Northridge Fashion Center

From Wikipedia, the free encyclopedia
Jump to navigation Jump to search
Northridge Fashion Center
Northridge Fashion Center level 2 entrance.JPG
Level 2 entrance
LocationNorthridge, Los Angeles, California, United States
Coordinates34°14′20″N 118°33′22″W / 34.239°N 118.556°W / 34.239; -118.556Coordinates: 34°14′20″N 118°33′22″W / 34.239°N 118.556°W / 34.239; -118.556
Opening date1971; 50 years ago (1971)
DeveloperJ. David Gladstone
ManagementBrookfield Properties Retail Group
OwnerBrookfield Properties Retail Group
No. of stores and services184
No. of anchor tenants5 (4 open, 1 vacant)
Total retail floor area1,407,532 square feet (130,000 m2)
No. of floors2 (3 in main Macy's and former Sears, 4 in JCPenney)

Northridge Fashion Center is a large shopping mall located in Northridge, Los Angeles, California. It opened in 1971. It was severely damaged during the Northridge earthquake in 1994, but renovated extensively in 1995, 1998, and 2003. The mall's anchor stores are J. C. Penney, two Macy's locations, Pacific Theatres, and a vacant space last occupied by Sears.


The mall’s original anchors were JCPenney, Sears, Bullock's, and The Broadway.

The first store to open at the mall was a Bullock's department store, in September 1971.[2] The Broadway followed in October,[3] and Sears in November; after the rest of the mall opened in 1971, J. C. Penney was added as a fourth anchor in 1972.[4] An expansion was announced in 1985, comprising J. W. Robinson's and May Company California.[5] Both stores were the anchors to two new wings added in 1988.[6] When those chains merged in 1993, they both operated as Robinsons-May.[7]

In January 1994, the mall was damaged by the Northridge earthquake. The earthquake severely damaged several parking structures, caused damage to the interior mall, and all six anchor stores, including the Bullock's store, which was condemned soon afterward.[8] Although The Broadway and Sears reopened in late 1994, renovation was further delayed through mid-1995.[9] By June 1995, J. C. Penney was gutted and rebuilt.[10][11] Bullock's was completely demolished and rebuilt from the ground up as a result of the earthquake.[12][13]

Federated Department Stores, then-owners of the Bullock's and Broadway chains, converted the Bullock's to Macy's in 1996 and closed the Broadway, despite the fact that it was planned to become a Bloomingdale's.[14] A year later, Robinsons-May consolidated its two stores into the store at the southwest corner of the mall. The Robinsons-May at the northwest end was demolished for a movie theater, while the former Broadway store was subdivided for smaller mall shops.[15] General Growth Properties acquired the mall and began construction on the outdoor promenade that replaced the former Broadway. It opened in 1999 with Borders Books & Music and several restaurants.[16] When Macy's acquired Robinsons-May in 2006, the Robinsons-May store became a Macy's Home Store.[17] The mall was renovated in 2013,[18][19] including new tile and paint throughout the mall concourses, redesign of the common spaces, upgrades to the main courts, food court and an outdoor patio expansion. The entire mall was brought up to ADA standards. [20]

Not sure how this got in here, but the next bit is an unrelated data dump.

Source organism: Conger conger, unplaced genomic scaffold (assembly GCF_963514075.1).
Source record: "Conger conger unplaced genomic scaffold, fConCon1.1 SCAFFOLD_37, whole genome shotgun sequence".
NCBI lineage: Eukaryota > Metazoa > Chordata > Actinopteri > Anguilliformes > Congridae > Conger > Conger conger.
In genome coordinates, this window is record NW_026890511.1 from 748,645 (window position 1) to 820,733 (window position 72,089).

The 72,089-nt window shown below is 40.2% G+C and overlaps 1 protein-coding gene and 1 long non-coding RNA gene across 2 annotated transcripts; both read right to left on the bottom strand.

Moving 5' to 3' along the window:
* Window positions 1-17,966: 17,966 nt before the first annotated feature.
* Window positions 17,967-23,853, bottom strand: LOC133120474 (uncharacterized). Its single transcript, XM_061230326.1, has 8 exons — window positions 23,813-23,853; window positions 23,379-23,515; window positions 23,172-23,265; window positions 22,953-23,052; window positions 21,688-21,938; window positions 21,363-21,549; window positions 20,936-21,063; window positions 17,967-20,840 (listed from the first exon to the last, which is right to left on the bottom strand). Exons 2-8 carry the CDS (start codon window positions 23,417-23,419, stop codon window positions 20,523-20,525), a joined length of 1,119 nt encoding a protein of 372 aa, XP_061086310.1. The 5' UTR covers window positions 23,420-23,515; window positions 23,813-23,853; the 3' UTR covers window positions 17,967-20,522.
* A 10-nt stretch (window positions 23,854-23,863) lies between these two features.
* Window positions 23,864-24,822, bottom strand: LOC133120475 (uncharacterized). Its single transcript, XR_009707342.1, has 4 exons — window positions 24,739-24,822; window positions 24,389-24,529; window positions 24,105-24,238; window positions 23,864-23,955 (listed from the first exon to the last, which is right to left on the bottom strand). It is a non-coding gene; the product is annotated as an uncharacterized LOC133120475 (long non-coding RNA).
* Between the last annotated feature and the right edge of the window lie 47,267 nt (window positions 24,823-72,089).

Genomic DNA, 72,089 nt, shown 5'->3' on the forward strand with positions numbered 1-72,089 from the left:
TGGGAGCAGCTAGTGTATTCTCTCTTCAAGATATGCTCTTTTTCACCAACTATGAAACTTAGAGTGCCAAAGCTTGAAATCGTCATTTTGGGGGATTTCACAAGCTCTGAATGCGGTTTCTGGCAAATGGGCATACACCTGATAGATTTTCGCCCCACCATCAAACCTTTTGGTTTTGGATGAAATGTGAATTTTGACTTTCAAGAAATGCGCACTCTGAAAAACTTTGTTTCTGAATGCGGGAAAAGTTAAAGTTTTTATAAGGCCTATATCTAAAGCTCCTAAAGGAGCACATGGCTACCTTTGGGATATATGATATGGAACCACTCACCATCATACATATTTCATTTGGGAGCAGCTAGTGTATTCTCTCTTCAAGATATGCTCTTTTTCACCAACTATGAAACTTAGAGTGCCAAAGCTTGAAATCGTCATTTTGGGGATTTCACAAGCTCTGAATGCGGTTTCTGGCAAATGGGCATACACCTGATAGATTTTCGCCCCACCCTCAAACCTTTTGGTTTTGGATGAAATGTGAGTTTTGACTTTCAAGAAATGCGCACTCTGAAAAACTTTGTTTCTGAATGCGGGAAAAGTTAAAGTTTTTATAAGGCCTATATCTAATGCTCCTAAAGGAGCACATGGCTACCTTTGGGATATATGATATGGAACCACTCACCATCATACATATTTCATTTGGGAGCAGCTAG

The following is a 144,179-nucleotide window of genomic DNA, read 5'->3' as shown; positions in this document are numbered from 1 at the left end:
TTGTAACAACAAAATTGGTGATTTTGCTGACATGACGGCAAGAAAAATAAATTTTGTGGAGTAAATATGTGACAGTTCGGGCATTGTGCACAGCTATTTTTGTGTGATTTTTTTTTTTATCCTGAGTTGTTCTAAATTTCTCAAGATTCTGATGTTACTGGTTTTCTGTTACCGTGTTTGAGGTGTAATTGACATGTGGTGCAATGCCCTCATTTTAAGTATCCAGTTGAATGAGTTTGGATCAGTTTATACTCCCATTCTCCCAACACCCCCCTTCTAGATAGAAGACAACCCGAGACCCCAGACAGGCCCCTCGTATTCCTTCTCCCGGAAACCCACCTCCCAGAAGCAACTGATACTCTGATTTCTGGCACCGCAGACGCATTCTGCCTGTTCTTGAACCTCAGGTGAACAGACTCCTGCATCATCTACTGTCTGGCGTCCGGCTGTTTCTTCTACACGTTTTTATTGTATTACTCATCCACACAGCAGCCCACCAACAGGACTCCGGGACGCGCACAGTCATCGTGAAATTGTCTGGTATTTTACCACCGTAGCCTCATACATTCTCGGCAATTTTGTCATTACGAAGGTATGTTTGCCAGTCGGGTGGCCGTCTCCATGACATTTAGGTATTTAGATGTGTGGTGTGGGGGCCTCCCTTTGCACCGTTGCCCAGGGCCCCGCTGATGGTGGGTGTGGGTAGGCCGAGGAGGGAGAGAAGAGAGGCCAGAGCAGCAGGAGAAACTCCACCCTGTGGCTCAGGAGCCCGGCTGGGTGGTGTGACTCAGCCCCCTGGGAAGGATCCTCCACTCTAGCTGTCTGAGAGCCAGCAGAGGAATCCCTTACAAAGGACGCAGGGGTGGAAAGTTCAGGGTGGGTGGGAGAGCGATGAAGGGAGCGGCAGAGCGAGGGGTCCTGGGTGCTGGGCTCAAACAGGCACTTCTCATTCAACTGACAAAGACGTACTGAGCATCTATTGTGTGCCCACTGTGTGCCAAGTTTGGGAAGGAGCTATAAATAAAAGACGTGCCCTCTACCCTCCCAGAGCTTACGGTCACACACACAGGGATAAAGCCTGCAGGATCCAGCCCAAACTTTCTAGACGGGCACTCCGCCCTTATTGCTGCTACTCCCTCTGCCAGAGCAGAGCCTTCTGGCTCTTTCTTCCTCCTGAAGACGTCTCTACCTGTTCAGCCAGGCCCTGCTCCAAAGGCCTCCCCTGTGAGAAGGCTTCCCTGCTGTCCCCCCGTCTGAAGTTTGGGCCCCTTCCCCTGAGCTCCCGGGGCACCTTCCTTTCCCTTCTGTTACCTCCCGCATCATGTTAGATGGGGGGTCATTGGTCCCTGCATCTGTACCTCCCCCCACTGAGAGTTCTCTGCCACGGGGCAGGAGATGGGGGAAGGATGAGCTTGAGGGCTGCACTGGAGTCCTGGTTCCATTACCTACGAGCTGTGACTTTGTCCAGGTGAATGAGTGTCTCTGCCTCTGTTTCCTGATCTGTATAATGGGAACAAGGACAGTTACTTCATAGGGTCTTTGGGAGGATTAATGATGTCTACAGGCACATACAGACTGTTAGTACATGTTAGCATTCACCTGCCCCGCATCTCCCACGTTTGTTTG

Borders closed and became Sports Authority in 2011, but it too went out of business in 2016 and the space was taken over by Dave & Buster's.[21]

In 2013, Ross Stores took over the space vacated by Circuit City.[22]

In 2015, Sears Holdings spun off its 235 properties, including the Sears at Northridge Fashion Center, into Seritage Growth Properties.[23]

Sears closed this location on January 5, 2020 after an announcement in November 2019 that the chain would be shutting down 96 stores nationwide.[24]



  1. ^ "Northridge Fashion Center". Brookfield Properties Retail Group.
  2. ^ APODACA, PATRICE (January 19, 1994). "Bullock's Store Will Probably Be Razed". Los Angeles Times.
  3. ^ Dick, Turpin (October 17, 1971). "$4.5 Million Broadway to open". Los Angeles Times.
  4. ^ "New Penney store slated to open". Los Angeles Times. April 9, 1972.
  5. ^ Jalon, Allan (April 16, 1985). "Robinson's, May Co. Keystones in Northridge Mall Expansion". Los Angeles Times.
  6. ^ Sullivan, Meg (July 20, 1987). "As Fashion Center Grows to Size XL, Some Shoppers Feel Pinch in Parking". Los Angeles Times.
  7. ^ SCHEERES, JULIA (June 18, 1997). "Mall Lot Demolished; Store Starts Merger". Los Angeles Times.
  8. ^ "Northridge Mall Reopening Delayed Until October". Los Angeles Times. March 22, 1994.
  9. ^ "Northridge Mall Reopening Pushed Back to Summer". Los Angeles Times. January 17, 1995.
  10. ^ Bond, Ed (June 14, 1995). "NORTHRIDGE : Rebuilt Penney's Reopens Today". Los Angeles Times.
  11. ^ RICCARDI, NICHOLAS (May 10, 1995). "NORTHRIDGE : New J.C. Penney Nearly Ready to Open Doors". Los Angeles Times.
  12. ^ Leovy, Jill (February 23, 1994). "NORTHRIDGE : Few Gather for Demolition of Bullock's Store". Los Angeles Times.
  13. ^ "Retail". Los Angeles Times. 10 August 1995.
  14. ^ Apodaca, Patrice (March 9, 1996). "Northridge : Store May Become Entertainment Center". Los Angeles Times.
  15. ^ Scheeres, Julia (June 18, 1997). "Mall Lot Demolished; Store Starts Merger". Los Angeles Times.
  16. ^ Robinson-Jacobs, Karen (May 4, 1999). "New Mall Tenants to Fill Space, Stomachs". Los Angeles Times.
  17. ^ "FEDERATED PLANNING TO SELL OFF 20 STORES". Daily News of Los Angeles. July 29, 2005.
  18. ^ Daily News Coverage of Makeover
  19. ^ Remodel Completion in 2013
  20. ^ Remodel by KTGY Architecture + Planning 2013
  21. ^ Melero, Angela (November 29, 2011). "Sports Authority to Open New Location in Northridge Fashion Center". American City Business Journals.
  22. ^ Daniels, Saul (February 25, 2013). "Ross Dress for Less Coming to Northridge Fashion Center". Patch Media.
  23. ^
  24. ^

External links[edit]